Rahal Letterman Lanigan Racing must be scratching their heads after last weekend's qualifying sessions. American Graham Rahal has consistently been the fastest Honda driver in the field so far this season, but they just couldn't find the speed in qualifying. He finished fifth last season, but will have a lot of ground to make up, as he starts 26th. However, he may surprise everybody and pull off the win 30 years after his father Bobby won.

The Ed Carpenter Racing duo of Americans Josef Newgarden and Ed Carpenter has been fast all month. Newgarden, who broke through last season with two wins, nearly won the pole and starts second while Carpenter, a two-time pole sitter, rolls off in 20th. Watch out for these guys.

The best story of the month is probably the success of Schmidt Peterson Motorsports who is starting all three drivers in the top ten. We already mentioned Servia, and Russia's Mikhail Aleshin is back for the first time since his rookie year of 2014 and starts seventh.

The big story is James Hinchcliffe, who missed last year's Indy 500 after suffering a near-fatal practice crash. The Canadian missed the remainder of the season and vowed to return and team owner Sam Schmidt, a former racer himself, saved Hinch's seat for him. Hinchcliffe starts on the pole today and while he has only one top-ten finish in four starts at Indy, the pole sitter has gone on to win the race 20 times. A win here would complete his comeback and the fan favorite would be a worthy champion.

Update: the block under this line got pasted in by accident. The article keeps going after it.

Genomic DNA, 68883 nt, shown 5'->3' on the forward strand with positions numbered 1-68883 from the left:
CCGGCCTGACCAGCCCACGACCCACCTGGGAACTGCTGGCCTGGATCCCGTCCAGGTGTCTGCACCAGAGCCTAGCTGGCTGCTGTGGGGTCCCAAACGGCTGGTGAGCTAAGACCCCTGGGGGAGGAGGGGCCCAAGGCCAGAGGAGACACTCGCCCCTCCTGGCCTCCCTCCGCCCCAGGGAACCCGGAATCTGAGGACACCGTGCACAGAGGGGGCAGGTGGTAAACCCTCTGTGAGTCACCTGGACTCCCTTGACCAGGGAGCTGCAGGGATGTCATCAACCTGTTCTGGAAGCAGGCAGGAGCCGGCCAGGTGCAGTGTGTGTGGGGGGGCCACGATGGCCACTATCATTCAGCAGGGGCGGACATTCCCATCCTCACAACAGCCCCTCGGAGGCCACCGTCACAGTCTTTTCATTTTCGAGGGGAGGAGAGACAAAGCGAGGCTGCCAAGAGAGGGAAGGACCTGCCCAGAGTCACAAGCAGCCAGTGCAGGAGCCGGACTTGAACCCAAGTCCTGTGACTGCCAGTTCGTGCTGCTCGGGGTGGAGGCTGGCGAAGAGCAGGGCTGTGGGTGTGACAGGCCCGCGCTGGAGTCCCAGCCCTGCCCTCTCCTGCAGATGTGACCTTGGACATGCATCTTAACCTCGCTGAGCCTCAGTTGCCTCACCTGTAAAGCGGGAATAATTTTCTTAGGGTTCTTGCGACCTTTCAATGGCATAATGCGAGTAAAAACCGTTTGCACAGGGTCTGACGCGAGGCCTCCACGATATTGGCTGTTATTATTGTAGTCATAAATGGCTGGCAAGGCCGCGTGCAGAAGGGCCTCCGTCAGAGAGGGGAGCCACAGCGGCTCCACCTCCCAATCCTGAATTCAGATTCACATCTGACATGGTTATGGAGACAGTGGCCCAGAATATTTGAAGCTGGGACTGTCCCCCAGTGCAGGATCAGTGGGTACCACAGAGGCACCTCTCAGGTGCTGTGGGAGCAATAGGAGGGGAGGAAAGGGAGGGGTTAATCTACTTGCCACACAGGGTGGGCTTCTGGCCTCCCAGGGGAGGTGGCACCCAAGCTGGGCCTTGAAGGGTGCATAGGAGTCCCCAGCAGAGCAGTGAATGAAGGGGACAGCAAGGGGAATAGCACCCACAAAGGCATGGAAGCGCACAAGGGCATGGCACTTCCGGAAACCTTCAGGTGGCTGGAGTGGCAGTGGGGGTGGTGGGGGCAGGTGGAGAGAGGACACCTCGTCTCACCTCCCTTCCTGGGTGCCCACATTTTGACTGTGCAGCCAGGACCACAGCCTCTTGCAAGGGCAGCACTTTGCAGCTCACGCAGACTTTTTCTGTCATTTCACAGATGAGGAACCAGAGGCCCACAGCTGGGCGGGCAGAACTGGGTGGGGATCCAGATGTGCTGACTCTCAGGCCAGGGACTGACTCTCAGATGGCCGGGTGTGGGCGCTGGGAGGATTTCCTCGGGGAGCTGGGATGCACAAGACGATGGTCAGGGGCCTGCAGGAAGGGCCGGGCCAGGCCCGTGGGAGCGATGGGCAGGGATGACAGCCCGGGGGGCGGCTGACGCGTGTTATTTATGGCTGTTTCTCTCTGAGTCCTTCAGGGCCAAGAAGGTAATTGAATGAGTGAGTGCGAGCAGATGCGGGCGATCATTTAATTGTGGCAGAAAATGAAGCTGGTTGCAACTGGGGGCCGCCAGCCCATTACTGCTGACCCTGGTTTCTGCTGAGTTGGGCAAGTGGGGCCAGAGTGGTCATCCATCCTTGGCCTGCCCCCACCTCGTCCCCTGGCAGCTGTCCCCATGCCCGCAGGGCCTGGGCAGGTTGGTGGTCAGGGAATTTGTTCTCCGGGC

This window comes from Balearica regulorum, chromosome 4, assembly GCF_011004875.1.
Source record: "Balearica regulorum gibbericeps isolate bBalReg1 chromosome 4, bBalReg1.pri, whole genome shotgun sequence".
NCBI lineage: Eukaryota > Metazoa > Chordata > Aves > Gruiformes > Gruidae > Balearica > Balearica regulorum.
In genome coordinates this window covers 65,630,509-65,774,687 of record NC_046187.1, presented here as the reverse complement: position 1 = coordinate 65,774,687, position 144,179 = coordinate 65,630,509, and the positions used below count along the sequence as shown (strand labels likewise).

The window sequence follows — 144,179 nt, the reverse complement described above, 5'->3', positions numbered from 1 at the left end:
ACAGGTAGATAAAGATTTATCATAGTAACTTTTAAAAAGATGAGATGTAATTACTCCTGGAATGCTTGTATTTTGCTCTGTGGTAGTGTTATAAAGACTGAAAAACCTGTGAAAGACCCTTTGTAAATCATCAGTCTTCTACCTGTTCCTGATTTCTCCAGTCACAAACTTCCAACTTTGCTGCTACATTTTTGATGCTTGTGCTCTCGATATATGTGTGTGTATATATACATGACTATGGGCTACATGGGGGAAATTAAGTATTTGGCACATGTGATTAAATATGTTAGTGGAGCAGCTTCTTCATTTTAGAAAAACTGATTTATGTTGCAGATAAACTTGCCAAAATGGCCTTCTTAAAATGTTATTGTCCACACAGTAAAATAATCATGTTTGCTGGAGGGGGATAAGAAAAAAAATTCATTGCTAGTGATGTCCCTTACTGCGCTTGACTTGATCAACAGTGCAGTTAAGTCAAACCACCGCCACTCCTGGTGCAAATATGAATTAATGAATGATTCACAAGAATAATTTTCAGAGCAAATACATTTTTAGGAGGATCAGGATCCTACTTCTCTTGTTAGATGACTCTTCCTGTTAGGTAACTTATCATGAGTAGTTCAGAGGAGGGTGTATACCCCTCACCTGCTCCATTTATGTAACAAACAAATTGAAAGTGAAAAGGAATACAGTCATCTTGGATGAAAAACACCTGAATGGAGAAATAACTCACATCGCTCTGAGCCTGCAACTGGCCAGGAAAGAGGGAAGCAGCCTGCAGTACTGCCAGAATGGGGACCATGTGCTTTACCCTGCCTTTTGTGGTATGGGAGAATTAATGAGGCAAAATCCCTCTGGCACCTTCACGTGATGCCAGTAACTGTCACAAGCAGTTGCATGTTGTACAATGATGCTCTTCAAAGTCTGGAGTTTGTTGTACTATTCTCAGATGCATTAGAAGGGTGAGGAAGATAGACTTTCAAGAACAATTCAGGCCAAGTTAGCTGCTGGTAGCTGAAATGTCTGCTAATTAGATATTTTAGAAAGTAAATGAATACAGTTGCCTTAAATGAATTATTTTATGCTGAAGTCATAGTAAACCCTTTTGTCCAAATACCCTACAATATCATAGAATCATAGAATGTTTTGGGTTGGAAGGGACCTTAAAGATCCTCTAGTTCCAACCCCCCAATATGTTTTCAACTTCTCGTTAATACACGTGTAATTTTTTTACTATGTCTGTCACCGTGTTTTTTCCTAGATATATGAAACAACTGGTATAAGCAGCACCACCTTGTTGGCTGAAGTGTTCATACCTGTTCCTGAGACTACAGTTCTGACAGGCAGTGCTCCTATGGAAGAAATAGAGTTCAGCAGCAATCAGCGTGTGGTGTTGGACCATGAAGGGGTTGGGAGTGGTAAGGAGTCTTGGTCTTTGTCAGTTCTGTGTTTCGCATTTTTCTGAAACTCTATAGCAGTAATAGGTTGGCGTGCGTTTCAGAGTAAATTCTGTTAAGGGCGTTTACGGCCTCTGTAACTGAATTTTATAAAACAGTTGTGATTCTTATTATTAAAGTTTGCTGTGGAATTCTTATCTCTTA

Andretti Autosport has not had a very good season thus far. With only five top-ten finishes among four drivers through five races, the team needs a boost and it looks like it will be possible today. Besides Bell and Rossi who we already covered, Carlos Munoz starts fifth, Marco Andretti starts 14th and Ryan Hunter-Reay starts third.

Colombian Munoz finished second in his rookie year of 2013 and won a race last season. Pennsylvania native Andretti has an amazing record at Indy with five top-five finishes in ten starts and wants nothing more to avenge his second place finish as a rookie ten years ago when race winner Sam Hornish Jr. passed Andretti just a couple hundred yards from the finish.

Hunter-Reay, the 2014 race winner and 2012 IndyCar champion, is probably the team's best shot to win. The American has only led laps in two of his eight starts at Indy, but one of those is the race he won.

Chip Ganassi Racing brings Charlie Kimball, 2013 race winner Tony Kanaan and 2008 winner Scott Dixon in addition to the rookie Chilton. The team was surprised by its lack of speed in qualifying, but I'm certain they will be contending for the win today.

California native Kimball, who starts 16th, has three top-ten finishes in five starts at Indy and finished third here last year. Kanaan, who could very well be starting his last Indy 500, has led 286 laps in his career at Indy but has only one win. The Brazilian, who starts 18th, would probably be the most popular winner if he were to pull it off for a second time.